Is This Normal? “I Can Only Sleep If I’m Covered With A Blanket or Sheet”


Aug 11, 2020


Image Credit: Hitesh Sonar For The Swaddle/Adobe Stock

In this series, we dig into our strange phobias, fixations, and neuroses, and ask ourselves — Is This Normal?

I cannot fall asleep without a blanket even on hot summer afternoons. To not have even a sheet covering my sleeping torso feels bizarre — outlandish, even. But besides making me comfortable, blankets also make me feel invincible: by shielding me against the demons under my bed, who would otherwise absolutely mutilate me in my sleep; to safeguarding me from murderers, who would most certainly slit my throat, or stab me all over, if it weren’t for my mighty blanket.

Is this normal? Turns out, it kind of is.

“The requirement for blankets takes on two components to it. There’s a behavioral component and a physiological component,” Dr. Alice Hoagland, the director of an insomnia clinic at the Unity Sleep Disorder Center in New York, told Atlas Obscura.

As humans, we are accustomed to sleeping under blankets from the time we are born: from being swaddled as babies, to being tucked into our beds as children. “It’s part of your routine, and without it, your brain feels that something is missing and may find it difficult to relax,” Ellen Wermter, a board-certified family nurse practitioner from Virginia, told Huffington Post. Dr. Hoagland refers to this as “pure conditioning,” and sort of a Pavlovian response. Moreover, as children, blankets served as the “magical getaway” that we believed would protect us from the darkness, or maybe, even ghosts. While we may have out-grown those fears now, sub-consciously, we continue to relate a sense of security with blankets.

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Another reason why we may find blankets indispensable to our sleep routine has to do with the production of serotonin, which is commonly understood as ‘the happy hormone.’ Serotonin also helps modulate sleep regulation to the extent that lower levels of serotonin are often linked to insomnia in people undergoing depression. But, during the rapid eye movement (REM)-cycle of sleep, our serotonin levels decrease. The gentle pressure that blankets provide also stimulates serotonin production, and helps us sleep peacefully through REM-cycles.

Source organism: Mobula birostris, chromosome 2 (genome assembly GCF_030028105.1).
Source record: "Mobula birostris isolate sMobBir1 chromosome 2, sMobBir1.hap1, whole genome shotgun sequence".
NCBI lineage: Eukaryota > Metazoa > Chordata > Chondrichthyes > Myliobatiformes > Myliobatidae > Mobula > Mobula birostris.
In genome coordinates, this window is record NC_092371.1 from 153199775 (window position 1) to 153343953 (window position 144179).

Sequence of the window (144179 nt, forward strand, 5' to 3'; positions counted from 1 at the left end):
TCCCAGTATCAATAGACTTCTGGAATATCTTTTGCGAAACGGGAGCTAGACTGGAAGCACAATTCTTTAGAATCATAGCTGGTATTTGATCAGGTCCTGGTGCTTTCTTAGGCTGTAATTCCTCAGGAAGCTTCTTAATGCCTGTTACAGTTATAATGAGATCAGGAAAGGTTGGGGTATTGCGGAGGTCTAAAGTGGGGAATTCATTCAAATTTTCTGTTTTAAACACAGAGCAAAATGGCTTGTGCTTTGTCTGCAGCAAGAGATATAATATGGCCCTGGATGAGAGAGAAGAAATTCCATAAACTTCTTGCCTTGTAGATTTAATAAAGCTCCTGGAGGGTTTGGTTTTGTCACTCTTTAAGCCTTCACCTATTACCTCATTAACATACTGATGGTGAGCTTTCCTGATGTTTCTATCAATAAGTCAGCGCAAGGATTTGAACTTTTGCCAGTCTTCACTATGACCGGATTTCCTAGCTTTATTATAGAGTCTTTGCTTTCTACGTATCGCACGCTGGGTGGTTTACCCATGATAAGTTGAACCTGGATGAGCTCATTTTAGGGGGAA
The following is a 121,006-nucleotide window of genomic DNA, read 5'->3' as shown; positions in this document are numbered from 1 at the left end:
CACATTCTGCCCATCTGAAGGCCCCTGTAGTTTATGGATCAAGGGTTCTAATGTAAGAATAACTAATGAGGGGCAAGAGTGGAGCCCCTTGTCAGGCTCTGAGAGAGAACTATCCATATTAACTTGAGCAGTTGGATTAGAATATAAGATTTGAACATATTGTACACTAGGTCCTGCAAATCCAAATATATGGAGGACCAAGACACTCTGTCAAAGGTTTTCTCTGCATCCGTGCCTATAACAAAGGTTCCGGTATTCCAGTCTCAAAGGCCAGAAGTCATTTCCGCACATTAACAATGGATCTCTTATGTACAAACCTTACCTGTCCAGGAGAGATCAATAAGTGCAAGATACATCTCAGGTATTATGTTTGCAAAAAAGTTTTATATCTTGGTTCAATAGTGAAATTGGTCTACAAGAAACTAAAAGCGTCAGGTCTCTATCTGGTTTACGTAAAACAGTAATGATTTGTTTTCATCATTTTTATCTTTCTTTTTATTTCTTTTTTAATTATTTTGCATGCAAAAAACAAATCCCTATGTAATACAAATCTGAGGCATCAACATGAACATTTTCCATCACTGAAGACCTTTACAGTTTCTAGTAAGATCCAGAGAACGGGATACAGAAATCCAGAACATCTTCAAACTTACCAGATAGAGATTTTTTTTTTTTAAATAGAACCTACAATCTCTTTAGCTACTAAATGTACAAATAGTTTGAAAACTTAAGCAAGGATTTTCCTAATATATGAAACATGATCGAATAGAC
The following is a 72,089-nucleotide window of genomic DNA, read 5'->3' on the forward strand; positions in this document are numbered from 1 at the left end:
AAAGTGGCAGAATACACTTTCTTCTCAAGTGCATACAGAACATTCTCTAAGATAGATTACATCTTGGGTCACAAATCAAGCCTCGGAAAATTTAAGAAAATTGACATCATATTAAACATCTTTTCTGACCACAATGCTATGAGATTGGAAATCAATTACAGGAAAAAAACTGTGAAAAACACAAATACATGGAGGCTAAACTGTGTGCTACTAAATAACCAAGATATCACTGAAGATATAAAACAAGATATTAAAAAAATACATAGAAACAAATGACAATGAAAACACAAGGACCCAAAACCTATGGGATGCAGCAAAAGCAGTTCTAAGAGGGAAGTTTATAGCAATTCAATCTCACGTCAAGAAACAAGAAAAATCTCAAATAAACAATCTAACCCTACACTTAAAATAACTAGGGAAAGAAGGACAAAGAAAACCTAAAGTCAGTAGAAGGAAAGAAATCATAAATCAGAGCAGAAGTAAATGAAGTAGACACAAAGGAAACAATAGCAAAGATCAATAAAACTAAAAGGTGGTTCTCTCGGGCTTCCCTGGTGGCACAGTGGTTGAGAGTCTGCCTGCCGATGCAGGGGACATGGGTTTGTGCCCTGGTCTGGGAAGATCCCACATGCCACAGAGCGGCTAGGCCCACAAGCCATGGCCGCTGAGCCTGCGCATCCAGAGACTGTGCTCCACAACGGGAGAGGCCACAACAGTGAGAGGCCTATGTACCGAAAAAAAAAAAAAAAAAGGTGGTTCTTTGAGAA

In addition, our body temperature continues to fall throughout the night while we’re asleep, as a means of conserving energy, and redirecting it to digestion. Experts also believe that our body loses its ability to regulate its temperature once we reach the REM-cycle. Blankets keep us warm, and by covering ourselves with blankets, in essence, we are preventing our slumber from being interrupted by cold shivers in the middle of the night.

“A blanket creates a ‘microclimate’ around the skin that is usually warmer than the surrounding environment. It traps heat that escapes from the body at night, keeping the body warm. And since most people sleep with a blanket, the physical sensation of the blanket itself gets paired with sleep. This means that simply being under a blanket can cause the brain and body to be primed for sleep. It can actually trigger a sleep response,” Dr. Michael Grandner, director of the Sleep and Health Research Program at the University of Arizona in Tucson, told The Healthy, explaining how the physiological component of sleeping under a blanket has become interlinked with the way we perceive blankets.

So, unlike the brave souls whose invincibility isn’t tied to a piece of covering, I will continue to rely on my blanket to protect me from goons and murderers, and since it’s 2020, maybe even from the apocalypse. Sleep tight, fellow blanket-lovers.


Written By Devrupa Rakshit

Devrupa Rakshit is an Associate Editor at The Swaddle. She is a lawyer by education, a poet by accident, a painter by shaukh, and autistic by birth. You can find her on Instagram @devruparakshit.


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